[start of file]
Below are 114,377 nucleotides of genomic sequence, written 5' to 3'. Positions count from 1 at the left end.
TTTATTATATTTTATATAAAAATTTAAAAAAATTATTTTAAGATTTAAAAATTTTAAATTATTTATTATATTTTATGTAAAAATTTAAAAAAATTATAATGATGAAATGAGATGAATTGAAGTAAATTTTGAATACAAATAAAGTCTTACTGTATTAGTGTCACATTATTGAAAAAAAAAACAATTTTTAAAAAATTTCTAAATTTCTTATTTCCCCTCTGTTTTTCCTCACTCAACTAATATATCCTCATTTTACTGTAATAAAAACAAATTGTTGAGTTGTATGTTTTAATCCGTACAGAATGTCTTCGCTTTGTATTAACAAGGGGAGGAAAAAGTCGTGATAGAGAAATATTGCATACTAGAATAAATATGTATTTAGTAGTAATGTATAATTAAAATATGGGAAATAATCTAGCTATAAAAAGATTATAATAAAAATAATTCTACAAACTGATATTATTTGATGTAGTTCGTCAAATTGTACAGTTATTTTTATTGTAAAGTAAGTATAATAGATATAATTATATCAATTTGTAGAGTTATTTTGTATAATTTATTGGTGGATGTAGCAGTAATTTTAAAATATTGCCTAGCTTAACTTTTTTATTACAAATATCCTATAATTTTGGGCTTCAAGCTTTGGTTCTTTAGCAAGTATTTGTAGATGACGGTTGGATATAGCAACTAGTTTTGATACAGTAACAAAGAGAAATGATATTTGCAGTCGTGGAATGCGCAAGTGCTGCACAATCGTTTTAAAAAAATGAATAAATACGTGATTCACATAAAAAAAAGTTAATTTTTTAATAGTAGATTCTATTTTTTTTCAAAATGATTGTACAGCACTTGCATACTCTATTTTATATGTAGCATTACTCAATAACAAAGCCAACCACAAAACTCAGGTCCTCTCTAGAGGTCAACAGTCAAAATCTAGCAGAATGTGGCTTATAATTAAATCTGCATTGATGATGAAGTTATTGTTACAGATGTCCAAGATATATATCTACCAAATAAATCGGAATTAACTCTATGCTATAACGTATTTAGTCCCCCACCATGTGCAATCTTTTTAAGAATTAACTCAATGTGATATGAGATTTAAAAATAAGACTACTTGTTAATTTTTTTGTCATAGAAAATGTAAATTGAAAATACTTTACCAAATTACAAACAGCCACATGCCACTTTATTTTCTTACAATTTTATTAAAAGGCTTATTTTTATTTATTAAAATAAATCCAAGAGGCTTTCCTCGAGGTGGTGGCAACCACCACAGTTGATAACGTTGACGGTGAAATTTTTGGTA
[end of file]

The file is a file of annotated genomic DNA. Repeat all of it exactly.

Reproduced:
Below are 114,377 nucleotides of genomic sequence, written 5' to 3'. Positions count from 1 at the left end.
TTTATTATATTTTATATAAAAATTTAAAAAAATTATTTTAAGATTTAAAAATTTTAAATTATTTATTATATTTTATGTAAAAATTTAAAAAAATTATAATGATGAAATGAGATGAATTGAAGTAAATTTTGAATACAAATAAAGTCTTACTGTATTAGTGTCACATTATTGAAAAAAAAAACAATTTTTAAAAAATTTCTAAATTTCTTATTTCCCCTCTGTTTTTCCTCACTCAACTAATATATCCTCATTTTACTGTAATAAAAACAAATTGTTGAGTTGTATGTTTTAATCCGTACAGAATGTCTTCGCTTTGTATTAACAAGGGGAGGAAAAAGTCGTGATAGAGAAATATTGCATACTAGAATAAATATGTATTTAGTAGTAATGTATAATTAAAATATGGGAAATAATCTAGCTATAAAAAGATTATAATAAAAATAATTCTACAAACTGATATTATTTGATGTAGTTCGTCAAATTGTACAGTTATTTTTATTGTAAAGTAAGTATAATAGATATAATTATATCAATTTGTAGAGTTATTTTGTATAATTTATTGGTGGATGTAGCAGTAATTTTAAAATATTGCCTAGCTTAACTTTTTTATTACAAATATCCTATAATTTTGGGCTTCAAGCTTTGGTTCTTTAGCAAGTATTTGTAGATGACGGTTGGATATAGCAACTAGTTTTGATACAGTAACAAAGAGAAATGATATTTGCAGTCGTGGAATGCGCAAGTGCTGCACAATCGTTTTAAAAAAATGAATAAATACGTGATTCACATAAAAAAAAGTTAATTTTTTAATAGTAGATTCTATTTTTTTTCAAAATGATTGTACAGCACTTGCATACTCTATTTTATATGTAGCATTACTCAATAACAAAGCCAACCACAAAACTCAGGTCCTCTCTAGAGGTCAACAGTCAAAATCTAGCAGAATGTGGCTTATAATTAAATCTGCATTGATGATGAAGTTATTGTTACAGATGTCCAAGATATATATCTACCAAATAAATCGGAATTAACTCTATGCTATAACGTATTTAGTCCCCCACCATGTGCAATCTTTTTAAGAATTAACTCAATGTGATATGAGATTTAAAAATAAGACTACTTGTTAATTTTTTTGTCATAGAAAATGTAAATTGAAAATACTTTACCAAATTACAAACAGCCACATGCCACTTTATTTTCTTACAATTTTATTAAAAGGCTTATTTTTATTTATTAAAATAAATCCAAGAGGCTTTCCTCGAGGTGGTGGCAACCACCACAGTTGATAACGTTGACGGTGAAATTTTTGGTA